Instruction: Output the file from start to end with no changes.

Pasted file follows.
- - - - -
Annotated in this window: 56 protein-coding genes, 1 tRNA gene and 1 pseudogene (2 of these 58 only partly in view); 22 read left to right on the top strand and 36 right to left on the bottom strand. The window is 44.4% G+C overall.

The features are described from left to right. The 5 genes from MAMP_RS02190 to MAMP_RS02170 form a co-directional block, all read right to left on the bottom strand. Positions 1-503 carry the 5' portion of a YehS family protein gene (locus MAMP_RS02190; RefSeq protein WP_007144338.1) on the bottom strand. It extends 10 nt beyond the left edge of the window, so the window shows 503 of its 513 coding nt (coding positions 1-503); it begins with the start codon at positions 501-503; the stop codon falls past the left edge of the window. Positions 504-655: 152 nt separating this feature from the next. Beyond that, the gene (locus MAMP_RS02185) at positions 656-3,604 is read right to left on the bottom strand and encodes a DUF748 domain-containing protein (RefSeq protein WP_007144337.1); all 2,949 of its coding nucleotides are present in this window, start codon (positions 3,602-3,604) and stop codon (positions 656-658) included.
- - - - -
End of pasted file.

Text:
Annotated in this window: 56 protein-coding genes, 1 tRNA gene and 1 pseudogene (2 of these 58 only partly in view); 22 read left to right on the top strand and 36 right to left on the bottom strand. The window is 44.4% G+C overall.

The features are described from left to right. The 5 genes from MAMP_RS02190 to MAMP_RS02170 form a co-directional block, all read right to left on the bottom strand. Positions 1-503 carry the 5' portion of a YehS family protein gene (locus MAMP_RS02190; RefSeq protein WP_007144338.1) on the bottom strand. It extends 10 nt beyond the left edge of the window, so the window shows 503 of its 513 coding nt (coding positions 1-503); it begins with the start codon at positions 501-503; the stop codon falls past the left edge of the window. Positions 504-655: 152 nt separating this feature from the next. Beyond that, the gene (locus MAMP_RS02185) at positions 656-3,604 is read right to left on the bottom strand and encodes a DUF748 domain-containing protein (RefSeq protein WP_007144337.1); all 2,949 of its coding nucleotides are present in this window, start codon (positions 3,602-3,604) and stop codon (positions 656-658) included.